Alaska Medicaid must cover gender-affirming care following Homer woman's lawsuit
Starting this summer, Alaska Medicaid can no longer deny coverage to transgender Alaskans undergoing gender-affirming treatment.
That’s following the January settlement of a class action lawsuit filed by Swan Being, a transgender woman from Homer who said Alaska Medicaid refused to cover costs related to hormone treatment in 2019.
Being sued the Alaska Department of Health and Social Services, which oversees Alaska’s Medicaid program, and department commissioner Adam Crum. She alleged the state’s policies discriminated against transgender Alaskans and violated the 14th Amendment, which grants all Americans equal treatment under the law.
Being was the first to file the case. Robin Black and Austin Reed, both of Anchorage, joined as plaintiffs in 2020.
Up until now, Alaska was one of 10 states that still explicitly denied Medicaid coverage for gender-affirming treatment, including surgery, hormone treatment and therapy. Similar lawsuits are currently in motion in West Virginia and Georgia, said Carl Charles, an attorney with Lambda Legal. He co-counseled the case alongside the Anchorage-based Northern Justice Project.
Charles said that kind of gender-affirming healthcare is life-saving for transgender people. And he said it’s particularly important to protect access to that health care when it’s contingent upon employment.
"When you consider the transgender people as a group, when you take into consideration that we are chronically underemployed as a result of anti-trans discrimination, that makes healthcare that much more difficult," Charles said.
Being relied on Medicaid for her healthcare and was diagnosed by her doctor with gender dysphoria — a conflict between a person’s assigned gender and the gender with which they identify.
The American Medical Association identifies gender dysphoria as a “serious medical condition,” the lawsuit said, with dire health implications if left untreated. The association said gender-affirming care is linked to a lower rate of suicide attempts among transgender people and overall higher quality of mental health.
Being received hormone replacement therapy and, in 2019, planned to travel from Homer to Anchorage for further treatment.
Alaska Medicaid typically covers travel for medical expenses. But because it didn’t cover the hormone injections and lab work Being sought, it denied her doctor’s request to cover the trip.
The other plaintiffs both reported a lack of coverage for gender-affirming surgery and hormones, according to the lawsuit.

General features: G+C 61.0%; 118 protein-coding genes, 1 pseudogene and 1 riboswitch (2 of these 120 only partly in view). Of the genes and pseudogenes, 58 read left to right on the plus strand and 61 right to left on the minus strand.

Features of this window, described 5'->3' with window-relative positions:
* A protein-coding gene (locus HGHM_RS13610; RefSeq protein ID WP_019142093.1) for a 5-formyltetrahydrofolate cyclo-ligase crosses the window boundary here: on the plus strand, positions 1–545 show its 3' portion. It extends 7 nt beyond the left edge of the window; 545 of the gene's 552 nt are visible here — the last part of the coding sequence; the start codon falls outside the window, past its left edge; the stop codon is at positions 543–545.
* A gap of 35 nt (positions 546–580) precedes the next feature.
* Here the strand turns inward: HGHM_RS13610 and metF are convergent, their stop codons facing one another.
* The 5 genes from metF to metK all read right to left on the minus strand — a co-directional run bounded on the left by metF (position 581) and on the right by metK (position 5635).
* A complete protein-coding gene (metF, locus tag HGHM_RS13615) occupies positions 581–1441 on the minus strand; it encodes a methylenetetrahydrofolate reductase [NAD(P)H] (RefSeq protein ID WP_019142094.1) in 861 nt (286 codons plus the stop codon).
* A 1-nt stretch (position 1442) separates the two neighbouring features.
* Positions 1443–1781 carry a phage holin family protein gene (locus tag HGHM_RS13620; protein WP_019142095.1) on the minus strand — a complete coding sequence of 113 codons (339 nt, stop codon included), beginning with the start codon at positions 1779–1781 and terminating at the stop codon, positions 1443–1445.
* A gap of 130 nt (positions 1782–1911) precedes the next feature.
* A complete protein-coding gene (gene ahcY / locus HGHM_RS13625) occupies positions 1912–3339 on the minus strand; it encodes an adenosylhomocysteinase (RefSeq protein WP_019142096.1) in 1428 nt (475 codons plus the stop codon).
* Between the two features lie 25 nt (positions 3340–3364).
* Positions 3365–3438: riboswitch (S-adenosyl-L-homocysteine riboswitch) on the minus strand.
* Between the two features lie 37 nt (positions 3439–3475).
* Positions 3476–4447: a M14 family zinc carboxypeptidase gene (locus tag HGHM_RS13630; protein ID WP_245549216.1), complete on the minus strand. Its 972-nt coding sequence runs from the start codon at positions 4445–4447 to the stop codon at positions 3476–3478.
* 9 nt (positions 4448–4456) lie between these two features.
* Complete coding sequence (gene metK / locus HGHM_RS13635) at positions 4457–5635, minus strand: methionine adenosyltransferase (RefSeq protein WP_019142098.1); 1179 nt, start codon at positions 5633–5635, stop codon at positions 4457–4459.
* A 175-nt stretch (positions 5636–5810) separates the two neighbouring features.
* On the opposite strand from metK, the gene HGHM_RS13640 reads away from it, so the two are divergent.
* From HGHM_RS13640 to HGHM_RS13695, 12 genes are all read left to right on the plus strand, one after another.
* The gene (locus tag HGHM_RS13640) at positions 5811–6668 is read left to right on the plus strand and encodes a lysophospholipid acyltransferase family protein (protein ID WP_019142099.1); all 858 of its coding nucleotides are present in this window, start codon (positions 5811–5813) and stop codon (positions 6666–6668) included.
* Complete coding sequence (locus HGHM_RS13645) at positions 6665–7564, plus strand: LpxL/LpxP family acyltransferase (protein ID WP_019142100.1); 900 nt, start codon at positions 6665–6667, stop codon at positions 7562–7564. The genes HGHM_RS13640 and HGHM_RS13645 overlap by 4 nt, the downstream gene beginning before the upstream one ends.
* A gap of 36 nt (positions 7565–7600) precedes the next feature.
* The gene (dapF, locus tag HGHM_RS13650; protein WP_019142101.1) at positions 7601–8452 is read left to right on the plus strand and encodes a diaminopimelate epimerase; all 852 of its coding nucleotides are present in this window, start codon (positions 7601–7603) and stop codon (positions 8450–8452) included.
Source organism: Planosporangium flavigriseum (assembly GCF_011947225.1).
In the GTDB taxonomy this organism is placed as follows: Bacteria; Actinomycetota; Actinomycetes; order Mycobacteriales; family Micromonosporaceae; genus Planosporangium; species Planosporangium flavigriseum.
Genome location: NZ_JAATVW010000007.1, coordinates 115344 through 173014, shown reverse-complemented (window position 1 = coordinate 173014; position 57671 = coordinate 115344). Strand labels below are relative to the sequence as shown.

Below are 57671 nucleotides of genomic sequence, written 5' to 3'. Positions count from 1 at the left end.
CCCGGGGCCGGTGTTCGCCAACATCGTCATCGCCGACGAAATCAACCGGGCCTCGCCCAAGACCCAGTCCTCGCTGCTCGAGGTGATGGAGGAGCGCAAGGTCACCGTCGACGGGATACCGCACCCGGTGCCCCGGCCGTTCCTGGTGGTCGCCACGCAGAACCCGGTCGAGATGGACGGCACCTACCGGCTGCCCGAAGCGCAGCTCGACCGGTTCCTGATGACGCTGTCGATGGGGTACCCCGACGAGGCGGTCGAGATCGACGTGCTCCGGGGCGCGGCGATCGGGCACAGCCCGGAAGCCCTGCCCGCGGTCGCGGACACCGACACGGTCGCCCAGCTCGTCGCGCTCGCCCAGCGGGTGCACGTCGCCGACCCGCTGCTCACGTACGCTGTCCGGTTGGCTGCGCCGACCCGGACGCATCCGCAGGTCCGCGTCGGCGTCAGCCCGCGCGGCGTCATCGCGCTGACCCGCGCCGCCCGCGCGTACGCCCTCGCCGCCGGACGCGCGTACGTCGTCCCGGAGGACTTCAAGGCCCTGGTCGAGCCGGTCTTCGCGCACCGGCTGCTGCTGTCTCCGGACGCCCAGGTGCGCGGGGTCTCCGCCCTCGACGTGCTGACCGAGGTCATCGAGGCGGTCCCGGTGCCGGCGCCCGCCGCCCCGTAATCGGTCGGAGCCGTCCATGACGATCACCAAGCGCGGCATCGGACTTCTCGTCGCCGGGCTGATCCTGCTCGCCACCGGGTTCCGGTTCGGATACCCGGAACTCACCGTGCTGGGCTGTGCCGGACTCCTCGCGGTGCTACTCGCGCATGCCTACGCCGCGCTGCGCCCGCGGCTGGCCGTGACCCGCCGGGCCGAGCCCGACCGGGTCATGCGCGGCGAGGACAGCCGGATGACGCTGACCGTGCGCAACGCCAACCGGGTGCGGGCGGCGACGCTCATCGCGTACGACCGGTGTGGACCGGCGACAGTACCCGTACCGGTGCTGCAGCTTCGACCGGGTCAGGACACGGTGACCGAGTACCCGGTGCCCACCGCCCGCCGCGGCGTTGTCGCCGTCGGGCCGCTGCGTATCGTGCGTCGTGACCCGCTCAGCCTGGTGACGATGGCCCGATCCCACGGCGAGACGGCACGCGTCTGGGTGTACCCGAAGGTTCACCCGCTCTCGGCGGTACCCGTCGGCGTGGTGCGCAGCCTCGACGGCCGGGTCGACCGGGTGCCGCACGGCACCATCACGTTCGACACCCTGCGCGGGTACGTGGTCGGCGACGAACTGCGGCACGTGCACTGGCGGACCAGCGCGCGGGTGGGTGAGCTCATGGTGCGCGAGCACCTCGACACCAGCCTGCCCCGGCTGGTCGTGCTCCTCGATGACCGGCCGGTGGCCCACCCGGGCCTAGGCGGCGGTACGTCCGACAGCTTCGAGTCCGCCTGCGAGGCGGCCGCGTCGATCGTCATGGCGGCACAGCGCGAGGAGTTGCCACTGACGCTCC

A spokesperson from the Department of Health and Social Services said the changes go into effect July 25. The spokesperson also said the settlement is a result of both the Affordable Care Act and a 2020 Supreme Court Case, Bostock v. Clayton County, that upheld gay and transgender workers are protected under existing civil rights legislation.
The state estimated the regulation change will cost the department an additional $28,000 each year, Charles said.
“Which, if I may say, is a real drop in the bucket," he said.
He said that’s partly because there are not as many transgender people living in Alaska as in other states. Even fewer are Alaska Medicaid recipients.
"But it is going to be lifesaving," Charles said. "It will cost the state very little to make these people’s lives really measurably improved.”
A 2015 survey of transgender Americans, including 84 Alaskans, found a third of transgender Alaskans had had issues in that past year with insurance coverage related to being transgender.
Nationwide, the American Medical Association found in 2019 about a quarter of transgender patients seeking coverage for hormones were denied in the year prior. That was true for over half of those who sought coverage for gender-affirming surgery.
Healthcare costs are compounded for people living in remote communities in Alaska. Goriune Dudukgian, an attorney with the Northern Justice Project, said that was just one manifestation of the discrimination challenged in the suit.
"For folks who are living in the off-the-road-system communities, or where they can’t get care within their own communities, the travel component is a really big deal," he said.
When it comes to private insurance, however, there is no law barring insurers in Alaska and about half of all other states from excluding transgender-related healthcare coverage.
All the plaintiffs in the case will also receive $60,000 for damages, according to the settlement agreement.